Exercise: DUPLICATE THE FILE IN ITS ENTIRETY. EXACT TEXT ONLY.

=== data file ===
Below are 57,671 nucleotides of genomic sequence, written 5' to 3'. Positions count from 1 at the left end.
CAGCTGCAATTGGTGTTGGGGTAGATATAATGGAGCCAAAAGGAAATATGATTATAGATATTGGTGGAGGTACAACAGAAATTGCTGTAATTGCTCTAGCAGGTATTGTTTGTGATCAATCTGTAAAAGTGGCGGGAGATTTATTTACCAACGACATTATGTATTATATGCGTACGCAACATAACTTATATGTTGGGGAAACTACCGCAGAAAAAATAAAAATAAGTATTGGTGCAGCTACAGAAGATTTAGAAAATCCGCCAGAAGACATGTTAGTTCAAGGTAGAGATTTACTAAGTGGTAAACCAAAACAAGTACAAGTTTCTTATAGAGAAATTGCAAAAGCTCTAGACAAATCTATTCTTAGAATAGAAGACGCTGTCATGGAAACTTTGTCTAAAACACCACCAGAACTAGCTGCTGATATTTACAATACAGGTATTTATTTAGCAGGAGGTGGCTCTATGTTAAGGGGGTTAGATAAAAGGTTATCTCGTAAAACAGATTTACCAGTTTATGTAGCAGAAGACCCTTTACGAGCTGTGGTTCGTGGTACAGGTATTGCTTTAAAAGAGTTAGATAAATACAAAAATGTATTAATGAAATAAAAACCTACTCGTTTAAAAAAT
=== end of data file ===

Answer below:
Below are 57,671 nucleotides of genomic sequence, written 5' to 3'. Positions count from 1 at the left end.
CAGCTGCAATTGGTGTTGGGGTAGATATAATGGAGCCAAAAGGAAATATGATTATAGATATTGGTGGAGGTACAACAGAAATTGCTGTAATTGCTCTAGCAGGTATTGTTTGTGATCAATCTGTAAAAGTGGCGGGAGATTTATTTACCAACGACATTATGTATTATATGCGTACGCAACATAACTTATATGTTGGGGAAACTACCGCAGAAAAAATAAAAATAAGTATTGGTGCAGCTACAGAAGATTTAGAAAATCCGCCAGAAGACATGTTAGTTCAAGGTAGAGATTTACTAAGTGGTAAACCAAAACAAGTACAAGTTTCTTATAGAGAAATTGCAAAAGCTCTAGACAAATCTATTCTTAGAATAGAAGACGCTGTCATGGAAACTTTGTCTAAAACACCACCAGAACTAGCTGCTGATATTTACAATACAGGTATTTATTTAGCAGGAGGTGGCTCTATGTTAAGGGGGTTAGATAAAAGGTTATCTCGTAAAACAGATTTACCAGTTTATGTAGCAGAAGACCCTTTACGAGCTGTGGTTCGTGGTACAGGTATTGCTTTAAAAGAGTTAGATAAATACAAAAATGTATTAATGAAATAAAAACCTACTCGTTTAAAAAAT